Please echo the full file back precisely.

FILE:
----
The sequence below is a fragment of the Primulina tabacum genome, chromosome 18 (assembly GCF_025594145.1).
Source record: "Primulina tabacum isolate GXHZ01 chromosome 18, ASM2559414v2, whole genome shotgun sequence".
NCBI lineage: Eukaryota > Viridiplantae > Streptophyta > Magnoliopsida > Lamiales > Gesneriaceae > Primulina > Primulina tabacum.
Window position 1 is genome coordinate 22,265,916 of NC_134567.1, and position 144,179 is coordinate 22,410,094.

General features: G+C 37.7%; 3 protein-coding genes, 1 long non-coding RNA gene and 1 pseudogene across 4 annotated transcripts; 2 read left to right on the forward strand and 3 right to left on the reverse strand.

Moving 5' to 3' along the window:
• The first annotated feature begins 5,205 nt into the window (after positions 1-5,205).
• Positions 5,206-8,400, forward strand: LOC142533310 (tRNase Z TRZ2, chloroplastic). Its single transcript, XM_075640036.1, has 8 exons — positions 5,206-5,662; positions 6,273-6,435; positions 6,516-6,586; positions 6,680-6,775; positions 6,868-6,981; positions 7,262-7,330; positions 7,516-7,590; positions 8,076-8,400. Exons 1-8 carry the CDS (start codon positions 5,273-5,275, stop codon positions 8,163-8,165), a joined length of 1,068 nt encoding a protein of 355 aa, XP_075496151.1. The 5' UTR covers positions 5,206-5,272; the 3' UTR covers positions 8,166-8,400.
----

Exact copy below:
The sequence below is a fragment of the Primulina tabacum genome, chromosome 18 (assembly GCF_025594145.1).
Source record: "Primulina tabacum isolate GXHZ01 chromosome 18, ASM2559414v2, whole genome shotgun sequence".
NCBI lineage: Eukaryota > Viridiplantae > Streptophyta > Magnoliopsida > Lamiales > Gesneriaceae > Primulina > Primulina tabacum.
Window position 1 is genome coordinate 22,265,916 of NC_134567.1, and position 144,179 is coordinate 22,410,094.

General features: G+C 37.7%; 3 protein-coding genes, 1 long non-coding RNA gene and 1 pseudogene across 4 annotated transcripts; 2 read left to right on the forward strand and 3 right to left on the reverse strand.

Moving 5' to 3' along the window:
• The first annotated feature begins 5,205 nt into the window (after positions 1-5,205).
• Positions 5,206-8,400, forward strand: LOC142533310 (tRNase Z TRZ2, chloroplastic). Its single transcript, XM_075640036.1, has 8 exons — positions 5,206-5,662; positions 6,273-6,435; positions 6,516-6,586; positions 6,680-6,775; positions 6,868-6,981; positions 7,262-7,330; positions 7,516-7,590; positions 8,076-8,400. Exons 1-8 carry the CDS (start codon positions 5,273-5,275, stop codon positions 8,163-8,165), a joined length of 1,068 nt encoding a protein of 355 aa, XP_075496151.1. The 5' UTR covers positions 5,206-5,272; the 3' UTR covers positions 8,166-8,400.